Effects of Amylose Contents and Degree of Gelatinization of Rice Flour on In Vitro Starch Digestibility, Physical Characteristics, and Morphological Properties

  • Park, Ji Eun (Department of Food and Nutrition, Hanyang University) ;
  • Bae, In Young (Department of Food & Fermentation, Far East University) ;
  • Oh, Im Kyung (Department of Food Science & Technology and Carbohydrate Bioproduct Research Center, Sejong University) ;
  • Lee, Hyeon Gyu (Department of Food and Nutrition, Hanyang University)
  • Received : 2017.07.24
  • Accepted : 2017.10.15
  • Published : 2017.11.30


The relationship of in vitro starch digestibility and gel strength was investigated at various concentrations (10-30%) of rice cultivars with different amylose contents (27.9, 17.9, and 5.2%). As the rice flour concentration increased, predicted glycemic index decreased, but gel strength increased regardless of amylose contents. Gel strength correlated strongly with amylose content, whereas in vitro starch digestibility was more highly affected by rice flour concentration than by amylose contents. Moreover, the impact of degree of gelatinization on in vitro starch digestibility of high amylose rice was also examined in terms of structural features and rheological properties. The digestion rate of fully gelatinized flour was 1.7 times higher than that of native flour, while the disrupted structure with a different gelatinization degree during starch digestion was visually demonstrated through the X-ray diffraction and molecular distribution analysis. The rice flour changed from an A-type to a V-type pattern and showed difference in crystalline melting. The low molecular weight distribution increased with increasing degree of gelatinization during starch digestion. The apparent viscosity also increased with degree of gelatinization. These results demonstrated that the starch digestibility of rice was more affected by concentration than by amylose content, as well as by the degree of gelatinization due to structural difference.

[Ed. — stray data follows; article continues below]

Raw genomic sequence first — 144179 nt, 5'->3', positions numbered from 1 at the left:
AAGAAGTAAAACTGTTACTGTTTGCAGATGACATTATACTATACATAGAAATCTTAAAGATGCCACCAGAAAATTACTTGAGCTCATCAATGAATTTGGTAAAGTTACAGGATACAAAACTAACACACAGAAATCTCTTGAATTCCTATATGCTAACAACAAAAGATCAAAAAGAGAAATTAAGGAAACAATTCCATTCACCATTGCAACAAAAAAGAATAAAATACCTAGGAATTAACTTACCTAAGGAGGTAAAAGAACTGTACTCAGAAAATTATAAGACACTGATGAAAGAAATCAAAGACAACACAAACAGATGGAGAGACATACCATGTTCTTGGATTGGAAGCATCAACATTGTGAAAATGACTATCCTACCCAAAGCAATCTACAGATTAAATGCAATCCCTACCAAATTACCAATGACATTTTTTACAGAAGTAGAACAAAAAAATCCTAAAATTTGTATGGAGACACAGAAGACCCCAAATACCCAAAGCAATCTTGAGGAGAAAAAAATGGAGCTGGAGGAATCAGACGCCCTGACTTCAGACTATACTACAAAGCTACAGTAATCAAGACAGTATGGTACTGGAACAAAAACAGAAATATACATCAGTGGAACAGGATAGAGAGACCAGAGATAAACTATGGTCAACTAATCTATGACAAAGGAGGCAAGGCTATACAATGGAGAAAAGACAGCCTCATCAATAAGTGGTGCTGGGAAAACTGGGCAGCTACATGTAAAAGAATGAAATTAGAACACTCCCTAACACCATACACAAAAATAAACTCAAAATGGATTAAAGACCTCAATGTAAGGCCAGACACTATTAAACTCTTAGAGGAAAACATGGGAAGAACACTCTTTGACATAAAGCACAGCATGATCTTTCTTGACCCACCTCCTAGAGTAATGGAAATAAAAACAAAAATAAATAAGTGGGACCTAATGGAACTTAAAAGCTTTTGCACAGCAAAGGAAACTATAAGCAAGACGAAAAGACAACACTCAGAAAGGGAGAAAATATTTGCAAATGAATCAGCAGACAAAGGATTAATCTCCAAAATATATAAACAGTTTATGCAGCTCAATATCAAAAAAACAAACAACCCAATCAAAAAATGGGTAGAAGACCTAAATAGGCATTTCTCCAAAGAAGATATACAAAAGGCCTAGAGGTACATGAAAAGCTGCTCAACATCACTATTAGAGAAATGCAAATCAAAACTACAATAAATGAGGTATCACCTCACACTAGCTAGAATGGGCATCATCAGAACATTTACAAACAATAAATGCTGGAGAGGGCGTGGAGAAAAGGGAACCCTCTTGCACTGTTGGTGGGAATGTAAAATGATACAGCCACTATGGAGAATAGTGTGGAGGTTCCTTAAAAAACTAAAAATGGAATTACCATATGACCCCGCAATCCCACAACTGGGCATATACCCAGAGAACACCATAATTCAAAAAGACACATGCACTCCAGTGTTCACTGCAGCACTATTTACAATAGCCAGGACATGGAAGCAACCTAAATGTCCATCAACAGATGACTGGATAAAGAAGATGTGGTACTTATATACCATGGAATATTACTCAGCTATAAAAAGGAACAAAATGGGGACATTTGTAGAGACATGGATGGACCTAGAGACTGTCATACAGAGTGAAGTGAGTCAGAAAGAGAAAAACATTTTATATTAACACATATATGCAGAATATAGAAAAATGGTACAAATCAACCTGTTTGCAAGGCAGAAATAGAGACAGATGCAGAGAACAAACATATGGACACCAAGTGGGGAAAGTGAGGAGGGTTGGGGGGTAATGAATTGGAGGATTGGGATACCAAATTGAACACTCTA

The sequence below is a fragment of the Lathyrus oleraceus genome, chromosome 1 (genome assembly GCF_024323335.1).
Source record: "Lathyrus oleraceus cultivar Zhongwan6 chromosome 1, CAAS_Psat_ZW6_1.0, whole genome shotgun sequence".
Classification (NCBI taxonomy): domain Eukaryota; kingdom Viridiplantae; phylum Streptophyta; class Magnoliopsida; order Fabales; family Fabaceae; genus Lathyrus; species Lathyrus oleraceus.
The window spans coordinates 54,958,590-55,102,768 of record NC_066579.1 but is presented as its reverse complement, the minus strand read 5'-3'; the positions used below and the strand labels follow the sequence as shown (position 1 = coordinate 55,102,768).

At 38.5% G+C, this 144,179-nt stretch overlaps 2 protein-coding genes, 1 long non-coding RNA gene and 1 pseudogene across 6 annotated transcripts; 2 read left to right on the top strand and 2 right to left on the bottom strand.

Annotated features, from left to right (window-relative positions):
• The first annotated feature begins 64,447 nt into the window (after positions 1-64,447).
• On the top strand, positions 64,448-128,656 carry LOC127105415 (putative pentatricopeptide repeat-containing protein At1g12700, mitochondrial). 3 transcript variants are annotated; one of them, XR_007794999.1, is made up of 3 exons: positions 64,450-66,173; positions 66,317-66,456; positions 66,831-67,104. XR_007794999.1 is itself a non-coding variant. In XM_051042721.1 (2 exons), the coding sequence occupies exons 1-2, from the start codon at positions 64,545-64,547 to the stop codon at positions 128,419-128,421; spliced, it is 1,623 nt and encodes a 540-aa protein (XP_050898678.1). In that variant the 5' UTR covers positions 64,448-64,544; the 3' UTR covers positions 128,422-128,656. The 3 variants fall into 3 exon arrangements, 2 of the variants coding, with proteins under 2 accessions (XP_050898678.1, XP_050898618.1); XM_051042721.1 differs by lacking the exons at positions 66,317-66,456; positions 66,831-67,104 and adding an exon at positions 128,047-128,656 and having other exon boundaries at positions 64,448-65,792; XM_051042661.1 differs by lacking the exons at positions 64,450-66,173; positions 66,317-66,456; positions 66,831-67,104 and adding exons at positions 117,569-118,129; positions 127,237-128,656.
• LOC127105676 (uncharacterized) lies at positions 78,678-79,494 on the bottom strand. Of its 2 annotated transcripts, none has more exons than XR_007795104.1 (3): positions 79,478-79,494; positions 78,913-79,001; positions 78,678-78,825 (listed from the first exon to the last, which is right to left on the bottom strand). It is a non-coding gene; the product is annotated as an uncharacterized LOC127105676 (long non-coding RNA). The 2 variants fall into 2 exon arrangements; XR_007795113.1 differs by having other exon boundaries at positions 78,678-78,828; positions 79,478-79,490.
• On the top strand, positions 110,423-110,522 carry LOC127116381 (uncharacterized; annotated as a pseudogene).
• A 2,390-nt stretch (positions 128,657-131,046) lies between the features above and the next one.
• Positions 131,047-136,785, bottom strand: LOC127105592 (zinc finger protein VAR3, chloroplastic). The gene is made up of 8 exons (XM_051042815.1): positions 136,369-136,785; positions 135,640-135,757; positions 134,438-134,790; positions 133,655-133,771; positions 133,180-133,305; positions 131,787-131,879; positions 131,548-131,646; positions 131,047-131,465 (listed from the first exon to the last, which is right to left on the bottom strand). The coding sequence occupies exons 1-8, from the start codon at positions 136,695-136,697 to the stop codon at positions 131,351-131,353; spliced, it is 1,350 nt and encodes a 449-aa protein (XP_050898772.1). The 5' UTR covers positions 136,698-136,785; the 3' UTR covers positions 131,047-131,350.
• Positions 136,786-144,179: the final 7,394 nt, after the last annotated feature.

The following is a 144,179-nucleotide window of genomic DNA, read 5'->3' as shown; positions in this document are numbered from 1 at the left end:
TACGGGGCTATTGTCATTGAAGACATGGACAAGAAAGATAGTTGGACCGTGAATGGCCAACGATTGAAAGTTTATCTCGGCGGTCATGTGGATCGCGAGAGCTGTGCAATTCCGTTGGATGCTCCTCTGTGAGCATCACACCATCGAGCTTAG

Supported by : Rural Development Administration


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